Thomas   FAQ   April 02, 2012  

What are the seniorities of Corporate Bonds?

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Seniority means the order of repayment in the event of a sale or bankruptcy of the respective institution, Senior debt is repaid before subordinated (or junior) debt is repaid.

Subordinated debt or junior debt ranks after other debts should a company fall into liquidation or bankruptcy.

In the case of liquidation (e.g. the company winds up its affairs and dissolves) the corporate bonds would be paid just before stockholders. This assumes there are assets to distribute after all other liabilities and debts have been paid. Therefore subordinated debt bonds have a lower priority than other bonds.

A particularly important example of subordinated bonds can be found in bonds issued by banks. Subordinated debt can be expected to be financially more sensitive, because subordinated debt holders have claims on bank assets after senior debt holders.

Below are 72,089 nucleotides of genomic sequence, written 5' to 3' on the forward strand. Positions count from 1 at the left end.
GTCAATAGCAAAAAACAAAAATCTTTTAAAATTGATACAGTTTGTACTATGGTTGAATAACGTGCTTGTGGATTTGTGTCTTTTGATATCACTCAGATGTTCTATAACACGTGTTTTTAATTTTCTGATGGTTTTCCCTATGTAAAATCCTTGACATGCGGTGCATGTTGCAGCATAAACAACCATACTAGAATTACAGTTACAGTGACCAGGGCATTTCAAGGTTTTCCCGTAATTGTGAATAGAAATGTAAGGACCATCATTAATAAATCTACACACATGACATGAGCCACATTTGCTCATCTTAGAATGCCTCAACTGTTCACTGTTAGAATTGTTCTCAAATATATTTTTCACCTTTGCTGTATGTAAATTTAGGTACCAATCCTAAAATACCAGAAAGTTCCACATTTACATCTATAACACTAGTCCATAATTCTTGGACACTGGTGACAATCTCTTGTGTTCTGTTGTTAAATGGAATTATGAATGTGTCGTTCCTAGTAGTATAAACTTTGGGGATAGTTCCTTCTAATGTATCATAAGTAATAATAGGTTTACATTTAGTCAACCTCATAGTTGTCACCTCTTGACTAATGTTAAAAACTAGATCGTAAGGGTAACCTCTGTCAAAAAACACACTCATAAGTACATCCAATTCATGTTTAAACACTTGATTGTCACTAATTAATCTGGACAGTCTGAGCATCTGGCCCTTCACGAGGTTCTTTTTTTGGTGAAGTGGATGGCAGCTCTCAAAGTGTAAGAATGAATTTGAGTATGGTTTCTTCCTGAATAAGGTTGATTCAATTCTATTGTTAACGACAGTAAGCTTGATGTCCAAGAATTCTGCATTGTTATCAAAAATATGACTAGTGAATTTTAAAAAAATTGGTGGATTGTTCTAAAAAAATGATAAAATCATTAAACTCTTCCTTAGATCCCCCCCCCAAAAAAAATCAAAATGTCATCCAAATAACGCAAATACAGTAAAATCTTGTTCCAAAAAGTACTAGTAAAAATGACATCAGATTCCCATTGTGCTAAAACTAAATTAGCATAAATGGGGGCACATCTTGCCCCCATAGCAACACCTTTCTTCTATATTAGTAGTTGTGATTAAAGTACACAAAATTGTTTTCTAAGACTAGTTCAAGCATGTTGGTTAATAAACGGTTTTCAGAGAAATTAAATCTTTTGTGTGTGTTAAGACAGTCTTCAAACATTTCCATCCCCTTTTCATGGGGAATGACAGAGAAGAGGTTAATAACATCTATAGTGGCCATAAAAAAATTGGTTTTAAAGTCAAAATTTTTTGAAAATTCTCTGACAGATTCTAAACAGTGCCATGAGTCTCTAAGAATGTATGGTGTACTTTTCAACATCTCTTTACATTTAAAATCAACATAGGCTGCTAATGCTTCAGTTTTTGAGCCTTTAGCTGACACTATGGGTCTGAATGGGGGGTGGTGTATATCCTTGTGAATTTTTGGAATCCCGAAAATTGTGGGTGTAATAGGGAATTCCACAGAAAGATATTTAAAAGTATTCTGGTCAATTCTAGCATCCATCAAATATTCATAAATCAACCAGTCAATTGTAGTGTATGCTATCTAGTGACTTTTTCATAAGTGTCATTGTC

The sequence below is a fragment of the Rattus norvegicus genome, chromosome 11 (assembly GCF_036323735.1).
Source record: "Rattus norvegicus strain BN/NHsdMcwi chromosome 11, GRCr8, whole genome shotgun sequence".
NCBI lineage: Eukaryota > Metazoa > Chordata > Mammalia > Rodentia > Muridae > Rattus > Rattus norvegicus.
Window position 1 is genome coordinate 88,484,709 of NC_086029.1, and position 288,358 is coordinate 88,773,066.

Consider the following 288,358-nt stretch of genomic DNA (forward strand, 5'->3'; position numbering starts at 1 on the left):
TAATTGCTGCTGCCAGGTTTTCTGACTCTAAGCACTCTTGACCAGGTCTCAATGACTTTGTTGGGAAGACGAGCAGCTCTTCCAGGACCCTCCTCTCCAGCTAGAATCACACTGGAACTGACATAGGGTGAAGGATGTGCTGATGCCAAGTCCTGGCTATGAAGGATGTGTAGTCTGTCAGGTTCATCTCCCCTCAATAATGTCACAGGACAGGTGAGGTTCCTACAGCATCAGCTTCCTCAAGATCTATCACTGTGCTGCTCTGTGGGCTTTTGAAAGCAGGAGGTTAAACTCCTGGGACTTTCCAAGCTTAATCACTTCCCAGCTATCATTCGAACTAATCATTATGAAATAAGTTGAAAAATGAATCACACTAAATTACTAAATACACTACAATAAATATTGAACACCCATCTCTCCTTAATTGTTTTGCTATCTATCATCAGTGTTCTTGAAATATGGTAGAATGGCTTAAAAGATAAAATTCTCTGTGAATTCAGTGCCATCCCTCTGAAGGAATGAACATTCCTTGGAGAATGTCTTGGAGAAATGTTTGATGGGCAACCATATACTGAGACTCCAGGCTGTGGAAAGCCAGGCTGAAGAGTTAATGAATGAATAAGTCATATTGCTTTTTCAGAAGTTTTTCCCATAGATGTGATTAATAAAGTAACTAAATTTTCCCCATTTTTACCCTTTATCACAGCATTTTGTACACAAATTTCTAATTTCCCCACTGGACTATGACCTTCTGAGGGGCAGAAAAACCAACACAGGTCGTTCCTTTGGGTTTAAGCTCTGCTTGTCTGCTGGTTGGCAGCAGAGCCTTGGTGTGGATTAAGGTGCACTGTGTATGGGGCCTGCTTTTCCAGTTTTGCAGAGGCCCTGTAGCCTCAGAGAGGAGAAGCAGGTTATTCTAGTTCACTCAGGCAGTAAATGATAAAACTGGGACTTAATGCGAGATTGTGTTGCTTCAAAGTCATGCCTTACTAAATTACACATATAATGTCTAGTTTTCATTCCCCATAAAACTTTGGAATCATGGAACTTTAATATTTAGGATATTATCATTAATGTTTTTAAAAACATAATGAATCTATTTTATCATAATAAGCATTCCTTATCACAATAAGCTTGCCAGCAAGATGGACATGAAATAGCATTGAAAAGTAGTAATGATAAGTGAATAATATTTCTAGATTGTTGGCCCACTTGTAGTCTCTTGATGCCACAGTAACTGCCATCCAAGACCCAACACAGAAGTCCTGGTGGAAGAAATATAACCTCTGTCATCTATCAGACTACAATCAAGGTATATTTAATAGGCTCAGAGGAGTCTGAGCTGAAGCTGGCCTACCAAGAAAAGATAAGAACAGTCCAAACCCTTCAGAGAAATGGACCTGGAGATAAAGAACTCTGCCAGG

Higher interest rates are generally paid to Subordinated Corporate bonds to compensate for the higher risk of being paid (in Bankruptcy) after Senior Corporate bonds.

We recommend that KMI clients and visitors to our site check the level of seniority of the specific chosen corporate bond prior to purchase.

PfML (Financial products Markup Language) Bond ratings:

Senior = Top precedence
SubTeir 1 = Subordinate Tier 1
SubUpperTier2 = Subordinate upper tier 2
SubLowerTier2 = Subordinate lower Tier 2
SubTier3 = Subordinate Tier 3

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